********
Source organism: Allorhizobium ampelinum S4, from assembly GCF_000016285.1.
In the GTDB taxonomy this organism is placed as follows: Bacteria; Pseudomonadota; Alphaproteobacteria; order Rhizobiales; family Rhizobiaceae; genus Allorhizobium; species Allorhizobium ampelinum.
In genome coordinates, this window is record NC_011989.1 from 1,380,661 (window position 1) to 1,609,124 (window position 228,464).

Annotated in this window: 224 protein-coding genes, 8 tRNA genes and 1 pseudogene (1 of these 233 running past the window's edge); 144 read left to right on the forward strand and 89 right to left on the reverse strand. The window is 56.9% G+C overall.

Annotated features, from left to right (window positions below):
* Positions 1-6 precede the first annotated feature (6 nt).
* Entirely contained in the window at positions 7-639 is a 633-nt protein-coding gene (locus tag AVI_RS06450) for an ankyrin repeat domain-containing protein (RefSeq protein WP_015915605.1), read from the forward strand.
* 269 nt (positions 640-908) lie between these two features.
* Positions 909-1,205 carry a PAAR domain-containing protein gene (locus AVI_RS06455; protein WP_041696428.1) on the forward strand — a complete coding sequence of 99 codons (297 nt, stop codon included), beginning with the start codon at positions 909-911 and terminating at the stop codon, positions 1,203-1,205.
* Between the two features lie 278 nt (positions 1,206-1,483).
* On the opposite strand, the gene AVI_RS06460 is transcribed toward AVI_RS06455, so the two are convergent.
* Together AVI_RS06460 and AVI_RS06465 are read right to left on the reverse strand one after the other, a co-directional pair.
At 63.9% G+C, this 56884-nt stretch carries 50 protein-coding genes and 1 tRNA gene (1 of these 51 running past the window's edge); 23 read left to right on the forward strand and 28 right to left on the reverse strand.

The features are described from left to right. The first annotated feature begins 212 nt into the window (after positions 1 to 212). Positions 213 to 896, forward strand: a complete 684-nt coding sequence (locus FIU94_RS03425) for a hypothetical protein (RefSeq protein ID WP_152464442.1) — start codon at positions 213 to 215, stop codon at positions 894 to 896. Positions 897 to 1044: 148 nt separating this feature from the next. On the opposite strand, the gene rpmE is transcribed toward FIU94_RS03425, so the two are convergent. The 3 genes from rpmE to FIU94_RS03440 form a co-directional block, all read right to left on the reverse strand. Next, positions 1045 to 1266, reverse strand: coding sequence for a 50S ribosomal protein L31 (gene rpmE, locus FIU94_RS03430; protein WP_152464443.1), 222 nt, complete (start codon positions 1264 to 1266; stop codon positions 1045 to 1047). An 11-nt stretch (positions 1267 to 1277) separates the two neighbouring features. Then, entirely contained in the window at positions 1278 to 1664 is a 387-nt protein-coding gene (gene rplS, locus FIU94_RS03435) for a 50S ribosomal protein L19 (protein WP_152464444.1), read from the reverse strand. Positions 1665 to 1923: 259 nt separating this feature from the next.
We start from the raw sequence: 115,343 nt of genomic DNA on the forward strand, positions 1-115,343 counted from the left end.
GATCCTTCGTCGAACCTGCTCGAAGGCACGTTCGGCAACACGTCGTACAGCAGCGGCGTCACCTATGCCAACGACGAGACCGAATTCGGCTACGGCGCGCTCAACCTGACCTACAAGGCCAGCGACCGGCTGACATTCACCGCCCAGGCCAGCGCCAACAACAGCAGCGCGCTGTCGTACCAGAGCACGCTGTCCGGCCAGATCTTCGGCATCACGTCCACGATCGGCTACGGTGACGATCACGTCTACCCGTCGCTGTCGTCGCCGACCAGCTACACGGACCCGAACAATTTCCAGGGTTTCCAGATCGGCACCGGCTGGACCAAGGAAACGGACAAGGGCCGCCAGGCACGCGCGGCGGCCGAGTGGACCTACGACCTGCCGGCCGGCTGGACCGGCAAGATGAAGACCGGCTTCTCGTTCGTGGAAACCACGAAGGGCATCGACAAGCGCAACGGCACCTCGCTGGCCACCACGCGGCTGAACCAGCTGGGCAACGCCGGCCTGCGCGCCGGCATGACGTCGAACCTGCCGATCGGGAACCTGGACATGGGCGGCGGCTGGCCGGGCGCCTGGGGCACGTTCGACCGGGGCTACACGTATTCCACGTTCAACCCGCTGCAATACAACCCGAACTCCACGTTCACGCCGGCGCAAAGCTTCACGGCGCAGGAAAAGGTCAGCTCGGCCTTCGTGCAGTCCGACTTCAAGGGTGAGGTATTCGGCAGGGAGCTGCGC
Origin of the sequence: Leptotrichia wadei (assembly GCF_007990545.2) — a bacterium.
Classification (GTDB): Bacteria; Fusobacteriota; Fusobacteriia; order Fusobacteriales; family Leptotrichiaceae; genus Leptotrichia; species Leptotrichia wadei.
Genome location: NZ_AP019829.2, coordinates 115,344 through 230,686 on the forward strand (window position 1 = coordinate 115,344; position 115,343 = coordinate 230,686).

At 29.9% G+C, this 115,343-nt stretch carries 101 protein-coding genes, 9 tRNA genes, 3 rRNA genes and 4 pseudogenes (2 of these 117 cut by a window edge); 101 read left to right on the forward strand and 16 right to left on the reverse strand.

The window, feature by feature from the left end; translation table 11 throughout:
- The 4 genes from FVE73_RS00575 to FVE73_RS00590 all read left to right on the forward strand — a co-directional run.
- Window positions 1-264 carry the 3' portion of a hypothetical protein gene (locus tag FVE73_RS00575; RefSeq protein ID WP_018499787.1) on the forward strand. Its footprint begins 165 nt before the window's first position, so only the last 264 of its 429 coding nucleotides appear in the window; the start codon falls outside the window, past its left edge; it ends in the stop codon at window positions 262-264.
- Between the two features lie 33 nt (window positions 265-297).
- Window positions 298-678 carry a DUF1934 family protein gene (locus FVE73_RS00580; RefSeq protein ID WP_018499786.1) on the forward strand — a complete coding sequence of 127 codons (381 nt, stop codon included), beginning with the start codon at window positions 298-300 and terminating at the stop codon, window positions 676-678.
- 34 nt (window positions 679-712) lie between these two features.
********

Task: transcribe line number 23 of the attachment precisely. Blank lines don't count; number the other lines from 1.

- Window positions 1-264 carry the 3' portion of a hypothetical protein gene (locus tag FVE73_RS00575; RefSeq protein ID WP_018499787.1) on the forward strand. Its footprint begins 165 nt before the window's first position, so only the last 264 of its 429 coding nucleotides appear in the window; the start codon falls outside the window, past its left edge; it ends in the stop codon at window positions 262-264.